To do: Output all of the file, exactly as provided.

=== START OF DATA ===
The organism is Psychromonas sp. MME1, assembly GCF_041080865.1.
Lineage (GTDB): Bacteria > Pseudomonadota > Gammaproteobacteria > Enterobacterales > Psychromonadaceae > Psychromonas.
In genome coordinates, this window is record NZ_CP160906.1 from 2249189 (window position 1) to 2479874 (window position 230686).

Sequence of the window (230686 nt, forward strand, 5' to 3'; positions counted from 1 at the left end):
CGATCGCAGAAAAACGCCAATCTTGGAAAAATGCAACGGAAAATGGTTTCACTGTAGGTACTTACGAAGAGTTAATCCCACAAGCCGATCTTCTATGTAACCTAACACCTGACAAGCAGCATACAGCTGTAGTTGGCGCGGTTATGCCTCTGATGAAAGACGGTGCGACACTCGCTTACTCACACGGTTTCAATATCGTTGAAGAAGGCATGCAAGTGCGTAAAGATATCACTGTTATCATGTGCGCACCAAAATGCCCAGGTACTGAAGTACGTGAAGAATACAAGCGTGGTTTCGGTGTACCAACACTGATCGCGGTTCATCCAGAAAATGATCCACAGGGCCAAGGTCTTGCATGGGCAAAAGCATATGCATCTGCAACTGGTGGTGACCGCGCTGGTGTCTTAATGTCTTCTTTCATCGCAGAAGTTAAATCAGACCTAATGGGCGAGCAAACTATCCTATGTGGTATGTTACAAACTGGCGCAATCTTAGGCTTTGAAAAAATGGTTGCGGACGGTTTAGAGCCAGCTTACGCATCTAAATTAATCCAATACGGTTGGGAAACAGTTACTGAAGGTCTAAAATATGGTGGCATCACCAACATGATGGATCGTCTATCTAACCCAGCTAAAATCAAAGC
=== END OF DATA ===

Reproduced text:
The organism is Psychromonas sp. MME1, assembly GCF_041080865.1.
Lineage (GTDB): Bacteria > Pseudomonadota > Gammaproteobacteria > Enterobacterales > Psychromonadaceae > Psychromonas.
In genome coordinates, this window is record NZ_CP160906.1 from 2249189 (window position 1) to 2479874 (window position 230686).

Sequence of the window (230686 nt, forward strand, 5' to 3'; positions counted from 1 at the left end):
CGATCGCAGAAAAACGCCAATCTTGGAAAAATGCAACGGAAAATGGTTTCACTGTAGGTACTTACGAAGAGTTAATCCCACAAGCCGATCTTCTATGTAACCTAACACCTGACAAGCAGCATACAGCTGTAGTTGGCGCGGTTATGCCTCTGATGAAAGACGGTGCGACACTCGCTTACTCACACGGTTTCAATATCGTTGAAGAAGGCATGCAAGTGCGTAAAGATATCACTGTTATCATGTGCGCACCAAAATGCCCAGGTACTGAAGTACGTGAAGAATACAAGCGTGGTTTCGGTGTACCAACACTGATCGCGGTTCATCCAGAAAATGATCCACAGGGCCAAGGTCTTGCATGGGCAAAAGCATATGCATCTGCAACTGGTGGTGACCGCGCTGGTGTCTTAATGTCTTCTTTCATCGCAGAAGTTAAATCAGACCTAATGGGCGAGCAAACTATCCTATGTGGTATGTTACAAACTGGCGCAATCTTAGGCTTTGAAAAAATGGTTGCGGACGGTTTAGAGCCAGCTTACGCATCTAAATTAATCCAATACGGTTGGGAAACAGTTACTGAAGGTCTAAAATATGGTGGCATCACCAACATGATGGATCGTCTATCTAACCCAGCTAAAATCAAAGC